|Taiitsu, Murase (1804-1881) |
Nankô (Masanari Kusuki)Signed: Taiotsu Rôjin heidai
Seals: Taiitsu Rôjin sanzetsu, Hakusetsu
Technique: sumi on paper 127.3 x 32.7
Mounting: raw brown silk 191 x 45.3
Condition: very good
The fate of the country is in my hands and it could go wrong,
My situation is trickier than that of the chancellor of Shu,
My lord wants to return to power and is turning a blind eye to sincere advice,
How did it go in Liaogu compared to getting away from the Minato River?
At the battle at the Minato River in 1336 in which Emperor Go-Daigo's forces fought a hopeless battle with the Ashikaga clan general Kusunoki Masashige (1294-1336) loyal to the emperor died.
Murase Taiitsu, a highly individual and unconventional bunjin artist can be regarded as the Confucianist literati equivalent of the Zenga master Sengai Gibon (1750-1837) and perhaps the greatest individualist among the early Meiji painters.
Taiitsu was born in Gifu Prefecture. He was the second son in a large, wealthy and educated farmers family.
In 1821 he went to Nagoya to study with doctor Murase Rissai (1792-1851), a brother of Murase Tôjô (1791-1852), once a student of Shinozaki Shôchiku (1781-1851) and of Rai San'yô (1780-1832). Taiitsu went to Kyoto to stay with San'yô, likely introduced by Tôjô. After San'yô's death in 1832 he returned to Nagoya to teach. When in 1840 the Keidôkan School was established by Naruse Seiju, a lord of the Inuyama clan, Tôjô was appointed head and in 1842 he invited Taiotsu to become a teacher there.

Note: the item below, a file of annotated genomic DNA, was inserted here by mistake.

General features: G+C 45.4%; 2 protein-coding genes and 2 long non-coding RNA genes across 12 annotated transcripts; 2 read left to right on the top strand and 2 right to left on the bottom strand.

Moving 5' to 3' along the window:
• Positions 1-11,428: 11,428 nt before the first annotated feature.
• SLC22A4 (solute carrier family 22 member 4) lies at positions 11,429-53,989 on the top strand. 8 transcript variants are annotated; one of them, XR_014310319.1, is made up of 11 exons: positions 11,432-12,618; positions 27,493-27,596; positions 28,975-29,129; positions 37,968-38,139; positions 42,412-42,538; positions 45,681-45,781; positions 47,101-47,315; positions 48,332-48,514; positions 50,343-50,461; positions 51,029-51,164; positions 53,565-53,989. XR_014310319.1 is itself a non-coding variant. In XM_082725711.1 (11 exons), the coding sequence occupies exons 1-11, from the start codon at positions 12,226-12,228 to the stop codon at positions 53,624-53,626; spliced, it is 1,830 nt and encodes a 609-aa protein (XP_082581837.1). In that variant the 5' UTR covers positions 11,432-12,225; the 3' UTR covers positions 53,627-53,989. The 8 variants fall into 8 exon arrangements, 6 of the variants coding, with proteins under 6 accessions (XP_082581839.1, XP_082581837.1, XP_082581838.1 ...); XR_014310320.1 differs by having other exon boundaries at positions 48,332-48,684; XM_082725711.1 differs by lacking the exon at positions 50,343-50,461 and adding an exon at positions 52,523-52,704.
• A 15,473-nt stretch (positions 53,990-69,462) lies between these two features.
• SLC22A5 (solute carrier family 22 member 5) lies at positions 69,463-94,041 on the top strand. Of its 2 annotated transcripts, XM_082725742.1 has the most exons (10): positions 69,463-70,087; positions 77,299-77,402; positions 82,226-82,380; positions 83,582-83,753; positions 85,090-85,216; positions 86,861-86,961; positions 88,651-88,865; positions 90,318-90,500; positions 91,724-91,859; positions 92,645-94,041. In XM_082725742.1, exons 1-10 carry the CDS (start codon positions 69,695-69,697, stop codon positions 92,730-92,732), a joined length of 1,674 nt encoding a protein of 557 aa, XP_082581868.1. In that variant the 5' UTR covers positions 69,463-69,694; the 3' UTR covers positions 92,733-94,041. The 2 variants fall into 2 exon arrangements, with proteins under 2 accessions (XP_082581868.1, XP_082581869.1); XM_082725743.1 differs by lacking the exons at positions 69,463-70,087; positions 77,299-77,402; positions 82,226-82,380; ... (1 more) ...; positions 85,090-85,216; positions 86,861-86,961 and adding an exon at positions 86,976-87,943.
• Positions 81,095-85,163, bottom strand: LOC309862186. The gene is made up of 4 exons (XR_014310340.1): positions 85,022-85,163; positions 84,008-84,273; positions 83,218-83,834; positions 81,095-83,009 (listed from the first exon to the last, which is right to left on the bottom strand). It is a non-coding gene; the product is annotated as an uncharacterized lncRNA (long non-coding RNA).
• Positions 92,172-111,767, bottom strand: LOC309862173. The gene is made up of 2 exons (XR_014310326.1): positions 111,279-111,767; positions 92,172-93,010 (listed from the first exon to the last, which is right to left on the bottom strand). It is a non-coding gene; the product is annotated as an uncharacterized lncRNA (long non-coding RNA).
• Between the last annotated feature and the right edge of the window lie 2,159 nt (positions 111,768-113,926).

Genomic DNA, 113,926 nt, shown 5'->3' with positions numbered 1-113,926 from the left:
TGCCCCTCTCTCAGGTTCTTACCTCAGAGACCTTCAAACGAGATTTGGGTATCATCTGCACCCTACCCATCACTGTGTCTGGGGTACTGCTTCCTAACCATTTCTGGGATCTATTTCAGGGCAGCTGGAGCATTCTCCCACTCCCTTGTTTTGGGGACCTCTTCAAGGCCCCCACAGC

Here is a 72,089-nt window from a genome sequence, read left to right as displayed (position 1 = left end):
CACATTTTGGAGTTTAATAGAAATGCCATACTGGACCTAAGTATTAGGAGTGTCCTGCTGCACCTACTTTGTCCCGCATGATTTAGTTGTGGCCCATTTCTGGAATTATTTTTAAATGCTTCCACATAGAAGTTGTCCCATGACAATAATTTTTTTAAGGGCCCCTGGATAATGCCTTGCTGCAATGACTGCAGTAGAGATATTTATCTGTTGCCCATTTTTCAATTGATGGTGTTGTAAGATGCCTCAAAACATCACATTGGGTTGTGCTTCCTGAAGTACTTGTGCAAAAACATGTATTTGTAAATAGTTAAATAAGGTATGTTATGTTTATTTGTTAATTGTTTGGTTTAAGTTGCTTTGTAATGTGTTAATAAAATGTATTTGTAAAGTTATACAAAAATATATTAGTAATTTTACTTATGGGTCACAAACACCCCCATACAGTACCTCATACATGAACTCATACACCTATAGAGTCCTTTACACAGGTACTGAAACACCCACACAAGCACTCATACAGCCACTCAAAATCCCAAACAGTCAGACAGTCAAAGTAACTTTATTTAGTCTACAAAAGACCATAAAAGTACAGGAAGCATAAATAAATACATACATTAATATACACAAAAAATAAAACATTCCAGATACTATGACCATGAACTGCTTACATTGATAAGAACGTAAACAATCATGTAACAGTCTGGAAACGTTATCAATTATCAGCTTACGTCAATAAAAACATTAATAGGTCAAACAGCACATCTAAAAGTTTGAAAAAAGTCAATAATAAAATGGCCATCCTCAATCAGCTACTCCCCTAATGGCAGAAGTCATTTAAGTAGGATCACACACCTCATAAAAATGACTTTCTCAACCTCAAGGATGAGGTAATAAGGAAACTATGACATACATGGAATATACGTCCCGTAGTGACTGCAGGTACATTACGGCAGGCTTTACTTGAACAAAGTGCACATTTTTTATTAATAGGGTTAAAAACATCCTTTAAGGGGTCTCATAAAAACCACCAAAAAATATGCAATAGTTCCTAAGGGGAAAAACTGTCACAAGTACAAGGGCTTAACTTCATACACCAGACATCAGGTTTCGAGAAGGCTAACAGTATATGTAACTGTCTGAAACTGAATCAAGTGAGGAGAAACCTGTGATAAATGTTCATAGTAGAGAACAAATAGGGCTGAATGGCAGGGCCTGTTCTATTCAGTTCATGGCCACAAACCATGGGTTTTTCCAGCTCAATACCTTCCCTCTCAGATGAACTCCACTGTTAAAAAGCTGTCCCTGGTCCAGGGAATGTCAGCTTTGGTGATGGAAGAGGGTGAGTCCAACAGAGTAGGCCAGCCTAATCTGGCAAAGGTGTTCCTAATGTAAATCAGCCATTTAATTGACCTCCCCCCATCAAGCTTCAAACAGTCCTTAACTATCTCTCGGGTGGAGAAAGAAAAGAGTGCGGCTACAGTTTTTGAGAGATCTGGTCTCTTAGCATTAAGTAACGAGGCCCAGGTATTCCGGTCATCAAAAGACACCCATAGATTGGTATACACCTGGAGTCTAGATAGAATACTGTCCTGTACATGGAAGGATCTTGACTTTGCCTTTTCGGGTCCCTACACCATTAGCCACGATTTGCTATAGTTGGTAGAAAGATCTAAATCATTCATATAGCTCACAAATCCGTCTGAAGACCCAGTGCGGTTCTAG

When the feudal educational system was abandoned at the beginning of the Meiji period he lost his position as a Confucian teacher. Being unemployed, living far from Kyoto and Tokyo, Taiitsu was free to behave as he pleased and to paint as he wished, he received little attention from anybody but his small circle of pupils and friends.
Oranda Jin 2015
Roberts p. 168
Araki p. 343
Price: EUR 900 / USD 900